Warning: This work has been rated 16+ for mature content.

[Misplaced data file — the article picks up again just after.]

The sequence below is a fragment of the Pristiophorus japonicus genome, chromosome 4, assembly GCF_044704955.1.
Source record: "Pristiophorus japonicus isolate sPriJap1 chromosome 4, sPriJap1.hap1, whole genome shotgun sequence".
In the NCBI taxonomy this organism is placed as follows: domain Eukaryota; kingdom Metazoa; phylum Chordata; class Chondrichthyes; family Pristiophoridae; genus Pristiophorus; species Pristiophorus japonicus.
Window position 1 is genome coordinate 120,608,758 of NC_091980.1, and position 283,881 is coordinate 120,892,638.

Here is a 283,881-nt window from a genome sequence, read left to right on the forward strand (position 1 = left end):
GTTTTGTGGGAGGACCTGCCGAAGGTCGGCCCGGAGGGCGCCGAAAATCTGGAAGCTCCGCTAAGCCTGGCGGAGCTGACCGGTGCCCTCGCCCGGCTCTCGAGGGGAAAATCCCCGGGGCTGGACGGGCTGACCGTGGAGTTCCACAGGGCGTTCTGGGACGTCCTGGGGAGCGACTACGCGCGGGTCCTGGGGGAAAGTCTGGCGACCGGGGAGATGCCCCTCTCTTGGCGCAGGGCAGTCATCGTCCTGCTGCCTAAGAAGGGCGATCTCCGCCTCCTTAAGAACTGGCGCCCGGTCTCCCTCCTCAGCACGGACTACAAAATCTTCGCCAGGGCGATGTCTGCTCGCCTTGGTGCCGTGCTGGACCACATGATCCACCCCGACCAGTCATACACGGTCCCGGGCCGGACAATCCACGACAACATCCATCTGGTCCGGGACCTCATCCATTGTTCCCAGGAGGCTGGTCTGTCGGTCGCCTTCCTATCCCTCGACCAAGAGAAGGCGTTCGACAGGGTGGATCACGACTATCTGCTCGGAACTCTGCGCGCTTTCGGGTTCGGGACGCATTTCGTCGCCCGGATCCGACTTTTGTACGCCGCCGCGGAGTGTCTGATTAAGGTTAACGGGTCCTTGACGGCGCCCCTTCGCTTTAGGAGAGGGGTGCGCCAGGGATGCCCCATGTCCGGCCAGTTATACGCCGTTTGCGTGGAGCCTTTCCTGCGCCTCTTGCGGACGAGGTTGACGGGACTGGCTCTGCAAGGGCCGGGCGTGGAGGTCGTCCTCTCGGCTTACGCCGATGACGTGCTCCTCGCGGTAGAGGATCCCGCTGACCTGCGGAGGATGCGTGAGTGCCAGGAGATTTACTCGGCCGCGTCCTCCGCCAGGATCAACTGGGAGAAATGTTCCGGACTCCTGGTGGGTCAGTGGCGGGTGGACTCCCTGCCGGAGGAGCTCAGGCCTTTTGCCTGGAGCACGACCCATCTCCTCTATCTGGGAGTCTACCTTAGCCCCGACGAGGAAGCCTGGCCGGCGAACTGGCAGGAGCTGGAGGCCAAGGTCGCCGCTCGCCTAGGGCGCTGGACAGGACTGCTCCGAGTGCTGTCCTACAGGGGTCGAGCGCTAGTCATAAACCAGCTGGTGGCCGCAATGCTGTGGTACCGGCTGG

OCD is not a guy who keeps his room neat, or a girl with organized binders. OCD is not washing the dishes, or that weirdo who always carries Germ-X. OCD is a girl with dermatillomania, something most people have never even heard of. OCD is getting strange looks when you repeatedly wipe your hands together. OCD is sitting in your car because you put your wallet away only to get it back out and make sure your debit card is still where you put it. OCD is endless paranoia, like when you were a child and you knew that tree shadow outside your window was really a monster coming to eat you. OCD is the rape victim who says nothing, because this is a perfect world and rape does not happen in a perfect world. OCD is looking in the mirror every chance you get, avoiding the task at hand because you have to make sure you look perfect even though someone will see and think you’re super vain. OCD is typing notes in class instead of writing because everyone comments on your sloppy handwriting. OCD is picking your nails off because they feel strange, because one is longer, because one is chipped. OCD is not some joke that only affects weirdos who are magically cured by pills in a bottle. OCD affects that person you see every day but never actually think of, and those pills don’t cure they make us the living dead. Sleepy, dizzy, lightheaded, fatigued. OCD is not a thing I have ever spoken of to my family, because they would only roll their eyes and make a joke. Even though I’m the weirdo who always carries Germ-X, the girl with dermatillomania, the freak who won’t stop rubbing her hands together. I’m just being dramatic, because you don’t see me in my car, or blinded by fear when I am in the dark. You don’t see the paranoia, I didn’t tell you about the rape or the burn marks or how his eyes looking down on me haunt me every damn day. How I can no longer watch certain movies or listen to certain songs or go certain places. You see a dramatic teenager. You don’t see the OCD.